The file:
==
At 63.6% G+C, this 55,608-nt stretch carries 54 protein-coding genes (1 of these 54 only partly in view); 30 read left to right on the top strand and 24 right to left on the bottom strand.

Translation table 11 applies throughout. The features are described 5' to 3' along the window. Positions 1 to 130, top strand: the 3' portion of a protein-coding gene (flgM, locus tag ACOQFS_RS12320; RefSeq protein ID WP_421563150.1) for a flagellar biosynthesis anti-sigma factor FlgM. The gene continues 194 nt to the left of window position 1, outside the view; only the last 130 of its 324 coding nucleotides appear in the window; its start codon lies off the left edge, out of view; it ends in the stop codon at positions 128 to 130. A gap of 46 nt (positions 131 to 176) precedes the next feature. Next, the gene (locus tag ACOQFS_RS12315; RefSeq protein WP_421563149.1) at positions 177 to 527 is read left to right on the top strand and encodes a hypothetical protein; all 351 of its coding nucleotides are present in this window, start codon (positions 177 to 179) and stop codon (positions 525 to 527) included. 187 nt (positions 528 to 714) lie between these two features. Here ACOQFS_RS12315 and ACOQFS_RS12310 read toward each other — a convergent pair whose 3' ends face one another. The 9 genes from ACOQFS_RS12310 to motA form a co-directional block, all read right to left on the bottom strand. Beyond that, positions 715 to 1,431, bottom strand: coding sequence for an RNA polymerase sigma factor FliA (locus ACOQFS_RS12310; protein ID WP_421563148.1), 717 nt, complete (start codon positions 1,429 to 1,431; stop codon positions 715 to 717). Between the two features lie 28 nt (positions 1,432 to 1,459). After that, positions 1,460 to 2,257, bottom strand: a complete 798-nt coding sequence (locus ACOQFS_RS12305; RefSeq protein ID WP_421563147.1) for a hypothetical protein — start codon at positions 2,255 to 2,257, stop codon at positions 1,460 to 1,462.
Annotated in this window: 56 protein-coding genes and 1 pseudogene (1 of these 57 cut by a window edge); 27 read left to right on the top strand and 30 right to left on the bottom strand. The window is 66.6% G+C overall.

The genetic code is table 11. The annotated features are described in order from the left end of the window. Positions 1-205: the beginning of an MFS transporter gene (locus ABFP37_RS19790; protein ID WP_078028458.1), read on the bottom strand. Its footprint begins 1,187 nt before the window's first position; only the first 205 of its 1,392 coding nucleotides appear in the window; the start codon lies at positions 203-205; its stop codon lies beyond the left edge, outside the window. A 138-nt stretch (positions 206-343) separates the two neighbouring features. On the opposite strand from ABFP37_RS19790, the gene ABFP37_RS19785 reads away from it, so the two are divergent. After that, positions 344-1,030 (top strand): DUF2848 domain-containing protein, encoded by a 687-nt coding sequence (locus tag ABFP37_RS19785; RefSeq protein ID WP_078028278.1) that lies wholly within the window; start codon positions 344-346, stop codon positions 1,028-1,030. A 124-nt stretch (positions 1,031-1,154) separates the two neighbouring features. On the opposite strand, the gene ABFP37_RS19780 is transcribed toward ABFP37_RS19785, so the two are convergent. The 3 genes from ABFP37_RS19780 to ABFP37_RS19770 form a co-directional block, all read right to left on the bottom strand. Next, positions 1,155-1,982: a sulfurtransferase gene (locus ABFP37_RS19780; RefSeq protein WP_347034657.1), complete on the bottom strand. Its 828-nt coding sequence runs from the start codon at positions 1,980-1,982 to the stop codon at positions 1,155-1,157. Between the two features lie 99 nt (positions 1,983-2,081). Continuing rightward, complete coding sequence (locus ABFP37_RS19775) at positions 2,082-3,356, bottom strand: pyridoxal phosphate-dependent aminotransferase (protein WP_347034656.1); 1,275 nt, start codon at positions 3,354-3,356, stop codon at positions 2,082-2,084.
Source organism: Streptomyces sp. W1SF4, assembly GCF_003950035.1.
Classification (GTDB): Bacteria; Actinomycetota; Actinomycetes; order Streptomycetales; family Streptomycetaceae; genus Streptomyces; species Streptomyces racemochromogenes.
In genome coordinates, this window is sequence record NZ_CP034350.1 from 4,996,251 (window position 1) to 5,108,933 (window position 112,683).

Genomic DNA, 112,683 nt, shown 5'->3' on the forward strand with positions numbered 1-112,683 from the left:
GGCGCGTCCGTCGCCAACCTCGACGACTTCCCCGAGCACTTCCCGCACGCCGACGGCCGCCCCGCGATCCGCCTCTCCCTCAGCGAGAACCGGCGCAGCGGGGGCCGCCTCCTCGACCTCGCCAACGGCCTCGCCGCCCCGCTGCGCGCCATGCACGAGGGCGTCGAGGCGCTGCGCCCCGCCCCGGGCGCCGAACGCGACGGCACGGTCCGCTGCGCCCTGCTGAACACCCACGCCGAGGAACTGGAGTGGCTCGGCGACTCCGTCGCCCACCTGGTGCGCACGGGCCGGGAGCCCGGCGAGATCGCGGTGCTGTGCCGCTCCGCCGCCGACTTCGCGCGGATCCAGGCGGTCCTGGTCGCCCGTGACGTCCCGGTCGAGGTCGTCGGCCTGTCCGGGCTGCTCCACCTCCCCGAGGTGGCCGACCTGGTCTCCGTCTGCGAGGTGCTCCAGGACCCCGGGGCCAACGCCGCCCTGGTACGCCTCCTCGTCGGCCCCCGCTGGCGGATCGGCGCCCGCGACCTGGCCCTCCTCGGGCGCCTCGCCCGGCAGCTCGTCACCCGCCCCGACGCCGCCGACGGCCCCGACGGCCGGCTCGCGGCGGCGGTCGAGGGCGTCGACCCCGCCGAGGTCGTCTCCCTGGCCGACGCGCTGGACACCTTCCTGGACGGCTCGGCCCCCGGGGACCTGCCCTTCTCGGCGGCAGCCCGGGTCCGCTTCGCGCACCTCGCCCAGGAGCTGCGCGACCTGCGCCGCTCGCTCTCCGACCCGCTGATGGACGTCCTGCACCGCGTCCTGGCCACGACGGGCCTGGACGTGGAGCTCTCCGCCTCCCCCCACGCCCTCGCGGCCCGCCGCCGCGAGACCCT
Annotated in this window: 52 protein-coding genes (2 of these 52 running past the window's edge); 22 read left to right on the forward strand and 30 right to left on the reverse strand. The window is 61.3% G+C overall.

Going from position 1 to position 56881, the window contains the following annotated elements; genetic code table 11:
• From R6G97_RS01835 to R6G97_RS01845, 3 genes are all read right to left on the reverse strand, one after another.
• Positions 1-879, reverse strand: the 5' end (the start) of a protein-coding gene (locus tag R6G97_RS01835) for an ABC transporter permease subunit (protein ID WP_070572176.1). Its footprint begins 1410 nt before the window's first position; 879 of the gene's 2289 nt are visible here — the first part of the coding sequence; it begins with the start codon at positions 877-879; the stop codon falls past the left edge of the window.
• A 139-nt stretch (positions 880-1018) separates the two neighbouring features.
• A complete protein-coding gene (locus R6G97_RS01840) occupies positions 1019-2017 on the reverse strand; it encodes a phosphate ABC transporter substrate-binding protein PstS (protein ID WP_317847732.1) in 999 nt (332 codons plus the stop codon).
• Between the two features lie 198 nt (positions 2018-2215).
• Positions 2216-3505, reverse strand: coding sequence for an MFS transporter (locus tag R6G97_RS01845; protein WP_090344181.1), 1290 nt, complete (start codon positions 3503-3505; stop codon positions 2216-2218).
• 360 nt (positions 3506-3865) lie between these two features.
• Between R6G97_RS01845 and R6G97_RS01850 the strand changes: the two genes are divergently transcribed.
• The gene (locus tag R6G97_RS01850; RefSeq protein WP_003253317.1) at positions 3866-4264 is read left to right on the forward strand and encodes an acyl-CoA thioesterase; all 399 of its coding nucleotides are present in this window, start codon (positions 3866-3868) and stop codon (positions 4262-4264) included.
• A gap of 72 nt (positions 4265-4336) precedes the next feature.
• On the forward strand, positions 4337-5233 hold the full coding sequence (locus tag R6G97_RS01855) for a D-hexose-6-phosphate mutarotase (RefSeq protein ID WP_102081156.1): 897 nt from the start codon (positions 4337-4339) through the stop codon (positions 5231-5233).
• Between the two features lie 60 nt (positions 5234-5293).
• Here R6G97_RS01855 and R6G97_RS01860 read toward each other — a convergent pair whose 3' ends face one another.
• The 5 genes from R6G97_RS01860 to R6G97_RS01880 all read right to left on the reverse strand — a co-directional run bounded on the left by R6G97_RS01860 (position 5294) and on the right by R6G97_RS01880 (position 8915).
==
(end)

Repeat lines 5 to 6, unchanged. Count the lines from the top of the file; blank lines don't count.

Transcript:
Source organism: Streptomyces sp. W1SF4, assembly GCF_003950035.1.
Classification (GTDB): Bacteria; Actinomycetota; Actinomycetes; order Streptomycetales; family Streptomycetaceae; genus Streptomyces; species Streptomyces racemochromogenes.